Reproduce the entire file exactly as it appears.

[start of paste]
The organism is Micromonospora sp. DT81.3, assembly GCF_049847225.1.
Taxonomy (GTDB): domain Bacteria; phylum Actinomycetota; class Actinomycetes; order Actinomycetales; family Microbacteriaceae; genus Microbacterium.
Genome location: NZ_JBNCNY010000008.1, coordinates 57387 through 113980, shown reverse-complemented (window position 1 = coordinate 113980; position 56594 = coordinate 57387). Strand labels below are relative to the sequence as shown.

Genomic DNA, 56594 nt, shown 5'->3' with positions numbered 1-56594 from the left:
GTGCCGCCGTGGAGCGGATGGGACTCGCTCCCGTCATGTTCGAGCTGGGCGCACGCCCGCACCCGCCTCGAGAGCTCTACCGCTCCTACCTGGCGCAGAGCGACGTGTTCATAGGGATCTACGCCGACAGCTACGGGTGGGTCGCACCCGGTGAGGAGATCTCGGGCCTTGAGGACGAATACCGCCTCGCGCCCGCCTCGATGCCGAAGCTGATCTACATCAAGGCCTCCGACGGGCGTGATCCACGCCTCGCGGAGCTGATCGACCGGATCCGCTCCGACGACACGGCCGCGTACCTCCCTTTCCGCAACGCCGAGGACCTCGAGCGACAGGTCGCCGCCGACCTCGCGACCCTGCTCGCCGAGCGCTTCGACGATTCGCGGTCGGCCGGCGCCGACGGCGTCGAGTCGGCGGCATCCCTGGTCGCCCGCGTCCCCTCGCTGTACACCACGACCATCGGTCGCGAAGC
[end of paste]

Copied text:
The organism is Micromonospora sp. DT81.3, assembly GCF_049847225.1.
Taxonomy (GTDB): domain Bacteria; phylum Actinomycetota; class Actinomycetes; order Actinomycetales; family Microbacteriaceae; genus Microbacterium.
Genome location: NZ_JBNCNY010000008.1, coordinates 57387 through 113980, shown reverse-complemented (window position 1 = coordinate 113980; position 56594 = coordinate 57387). Strand labels below are relative to the sequence as shown.

Genomic DNA, 56594 nt, shown 5'->3' with positions numbered 1-56594 from the left:
GTGCCGCCGTGGAGCGGATGGGACTCGCTCCCGTCATGTTCGAGCTGGGCGCACGCCCGCACCCGCCTCGAGAGCTCTACCGCTCCTACCTGGCGCAGAGCGACGTGTTCATAGGGATCTACGCCGACAGCTACGGGTGGGTCGCACCCGGTGAGGAGATCTCGGGCCTTGAGGACGAATACCGCCTCGCGCCCGCCTCGATGCCGAAGCTGATCTACATCAAGGCCTCCGACGGGCGTGATCCACGCCTCGCGGAGCTGATCGACCGGATCCGCTCCGACGACACGGCCGCGTACCTCCCTTTCCGCAACGCCGAGGACCTCGAGCGACAGGTCGCCGCCGACCTCGCGACCCTGCTCGCCGAGCGCTTCGACGATTCGCGGTCGGCCGGCGCCGACGGCGTCGAGTCGGCGGCATCCCTGGTCGCCCGCGTCCCCTCGCTGTACACCACGACCATCGGTCGCGAAGC